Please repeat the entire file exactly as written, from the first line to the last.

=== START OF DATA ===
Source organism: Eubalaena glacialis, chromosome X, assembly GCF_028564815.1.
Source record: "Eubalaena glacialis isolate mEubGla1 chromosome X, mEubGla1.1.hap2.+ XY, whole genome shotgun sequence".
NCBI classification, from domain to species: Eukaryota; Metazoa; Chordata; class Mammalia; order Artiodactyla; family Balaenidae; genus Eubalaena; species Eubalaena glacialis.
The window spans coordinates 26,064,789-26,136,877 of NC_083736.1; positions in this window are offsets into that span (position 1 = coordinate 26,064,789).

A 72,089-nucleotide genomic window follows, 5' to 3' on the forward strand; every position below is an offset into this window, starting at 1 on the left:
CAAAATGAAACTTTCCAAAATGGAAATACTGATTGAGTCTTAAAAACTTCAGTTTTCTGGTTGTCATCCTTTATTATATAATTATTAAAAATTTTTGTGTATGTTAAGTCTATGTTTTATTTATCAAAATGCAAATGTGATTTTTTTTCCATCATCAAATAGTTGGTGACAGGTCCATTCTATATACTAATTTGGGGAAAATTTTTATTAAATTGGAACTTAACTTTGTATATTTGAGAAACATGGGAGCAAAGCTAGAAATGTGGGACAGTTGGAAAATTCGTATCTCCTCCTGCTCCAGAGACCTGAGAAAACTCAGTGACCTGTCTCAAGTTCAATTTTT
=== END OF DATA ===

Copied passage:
Source organism: Eubalaena glacialis, chromosome X, assembly GCF_028564815.1.
Source record: "Eubalaena glacialis isolate mEubGla1 chromosome X, mEubGla1.1.hap2.+ XY, whole genome shotgun sequence".
NCBI classification, from domain to species: Eukaryota; Metazoa; Chordata; class Mammalia; order Artiodactyla; family Balaenidae; genus Eubalaena; species Eubalaena glacialis.
The window spans coordinates 26,064,789-26,136,877 of NC_083736.1; positions in this window are offsets into that span (position 1 = coordinate 26,064,789).

A 72,089-nucleotide genomic window follows, 5' to 3' on the forward strand; every position below is an offset into this window, starting at 1 on the left:
CAAAATGAAACTTTCCAAAATGGAAATACTGATTGAGTCTTAAAAACTTCAGTTTTCTGGTTGTCATCCTTTATTATATAATTATTAAAAATTTTTGTGTATGTTAAGTCTATGTTTTATTTATCAAAATGCAAATGTGATTTTTTTTCCATCATCAAATAGTTGGTGACAGGTCCATTCTATATACTAATTTGGGGAAAATTTTTATTAAATTGGAACTTAACTTTGTATATTTGAGAAACATGGGAGCAAAGCTAGAAATGTGGGACAGTTGGAAAATTCGTATCTCCTCCTGCTCCAGAGACCTGAGAAAACTCAGTGACCTGTCTCAAGTTCAATTTTT